Title

Beyond Admissions: Retaining Students of Color in Counselor Education

Conference Strand

Social Change, Leadership, and Advocacy

Abstract

In recent years, more people of color have pursued graduate training in the field of counseling. Although the demographics are changing, studies have found that these students’ experiences in counseling programs at predominantly White institutions (PWIs) have been challenging. This presentation will discuss ways to support students of color pursuing master’s and doctoral degrees in counseling and counselor education.

Description

In recent years, more people of color have pursued graduate training in the field of counseling. Although the demographics of the counseling field are changing, studies have found that these students’ experiences in counseling programs at predominantly White institutions (PWIs) have been challenging. In addition to a sense of marginalization (Hipolito-Delgado, Estrada, & Garcia, 2017), tokenism, and isolation, students have reported their need for more mentoring and support from their faculty (Haskins et al., year). Some of these findings mirror the experiences of faculty of color in counselor education programs (Cartwright et al., 2009). The findings in these studies are aligned with the tenets of critical race theory (Baker & Moore, 2015), which also has been used to explore Black doctoral students’ experiences of socialization in their graduate programs (Williams, Burnett, Carroll, & Harris, 2018). Since the majority of counseling and counselor education programs are housed at PWIs, it is critical to address and remediate these issues to avoid an increase in the attrition rate of counselors and counselor educators of color. The purpose of this presentation is to discuss ways to remove the barriers students of color face and to support them as they pursue master’s and doctoral degrees in counseling and counselor education. In addition to highlighting the best practices in student retention across disciplines, additional focus will be given to the retention strategies used by faculty in a graduate training program at a historically Black university. Those who attend the presentation will have an opportunity to share their personal experiences as students in graduate training programs, provide insight on the challenges they observe in their programs currently, and present retention strategies used by their departments to support students of color.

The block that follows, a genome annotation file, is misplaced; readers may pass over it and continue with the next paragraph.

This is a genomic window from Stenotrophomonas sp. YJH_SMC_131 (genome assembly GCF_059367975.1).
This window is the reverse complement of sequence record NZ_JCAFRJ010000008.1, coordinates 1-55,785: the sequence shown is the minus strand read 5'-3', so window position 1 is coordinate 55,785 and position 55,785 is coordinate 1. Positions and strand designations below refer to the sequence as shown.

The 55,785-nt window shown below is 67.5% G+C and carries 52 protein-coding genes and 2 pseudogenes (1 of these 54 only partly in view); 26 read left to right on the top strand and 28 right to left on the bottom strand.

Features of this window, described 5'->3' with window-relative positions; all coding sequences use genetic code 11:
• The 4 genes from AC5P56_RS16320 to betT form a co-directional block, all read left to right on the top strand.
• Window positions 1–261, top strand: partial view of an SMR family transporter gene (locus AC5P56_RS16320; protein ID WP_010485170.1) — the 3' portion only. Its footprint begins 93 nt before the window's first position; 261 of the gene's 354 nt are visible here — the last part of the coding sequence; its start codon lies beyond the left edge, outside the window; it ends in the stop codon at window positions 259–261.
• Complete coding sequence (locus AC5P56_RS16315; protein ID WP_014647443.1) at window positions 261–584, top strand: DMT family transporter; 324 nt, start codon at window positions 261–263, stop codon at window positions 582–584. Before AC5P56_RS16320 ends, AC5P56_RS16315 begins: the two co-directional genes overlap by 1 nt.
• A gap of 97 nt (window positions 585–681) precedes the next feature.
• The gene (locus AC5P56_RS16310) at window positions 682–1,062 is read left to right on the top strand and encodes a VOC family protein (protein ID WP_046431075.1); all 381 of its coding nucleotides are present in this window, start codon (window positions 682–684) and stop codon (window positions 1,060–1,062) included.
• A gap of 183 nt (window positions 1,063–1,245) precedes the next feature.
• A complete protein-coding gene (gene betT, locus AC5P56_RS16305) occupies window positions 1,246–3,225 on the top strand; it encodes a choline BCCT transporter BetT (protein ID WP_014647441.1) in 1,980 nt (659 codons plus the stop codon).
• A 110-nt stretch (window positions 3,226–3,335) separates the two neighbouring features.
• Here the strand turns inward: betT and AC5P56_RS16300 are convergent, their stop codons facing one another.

Evidence

Baker, C. A., & Moore, J. L. (2015). Experiences of underrepresented doctoral students in counselor education. Journal for Multicultural Education, 9, 68-84.

Cartwright, B. Y., Washington, R. D., & McConnell, L. R. (2009). Examining racial microaggressions in rehabilitation counselor education. Rehabilitation Education, 23, 171-181.

Haskins, N. , Whitfield‐Williams, M. , Shillingford, M. A., Singh, A. , Moxley, R. & Ofauni, C. (2013). The experiences of Black master's counseling students: A phenomenological inquiry. Counselor Education and Supervision, 52, 162-178. doi:10.1002/j.1556-6978.2013.00035.x

Hipolito-Delgado, C. P., Estrada, D., & Garcia, M. (2017). Diversifying counsellor education: A case study of U.S. students of colour. British Journal of Guidance and Counselling, 45, 473-488. doi: 10.1080/03069885.2017.1379597

Williams, M. S., Burnett, T. J. B., Carroll, T. K., & Harris, C. J., (2018). Mentoring, managing, and helping: A critical analysis of socialization in doctoral education. Journal of College Student Retention: Research, Theory, & Practice, 20, 253-278. doi: 10.1177/1521025116657834

Format

Individual Presentations

Biographical Sketch

Rachelle Redmond Barnes, Ph.D., LPCA, CRC is an assistant professor in the Department of Psychological Sciences at Winston-Salem State University. She received her master’s degree in Rehabilitation Psychology and Counseling from the University of North Carolina at Chapel Hill, and her doctorate in Counseling and Counselor Education from the University of North Carolina at Greensboro. She is a Certified Rehabilitation Counselor and a Licensed Professional Counselor Associate in the state of North Carolina. Her research interests focus on issues of diversity and inclusion in counselor education, specifically as it relates to the experiences of Black Americans. She currently serves as treasurer for the North Carolina Association for Counselor Education and Supervision.

Tyra Turner Whittaker, Rh.D., LPC, CRC is currently a Professor of Counseling, Department Chair, and Program Coordinator of the PhD in Rehabilitation Counseling and Rehabilitation Counselor Education Program at North Carolina A&T State University where she has received over $12 million in grant funds to meet the needs of racial and ethnic minorities with disabilities and addictive behaviors. She has numerous presentations and publications in the area of rehabilitation and multicultural counseling and has served on numerous professional boards.

Location

PARB 128

Start Date

2-8-2019 10:45 AM

End Date

2-8-2019 12:00 PM

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Feb 8th, 10:45 AM Feb 8th, 12:00 PM

Beyond Admissions: Retaining Students of Color in Counselor Education

PARB 128

In recent years, more people of color have pursued graduate training in the field of counseling. Although the demographics are changing, studies have found that these students’ experiences in counseling programs at predominantly White institutions (PWIs) have been challenging. This presentation will discuss ways to support students of color pursuing master’s and doctoral degrees in counseling and counselor education.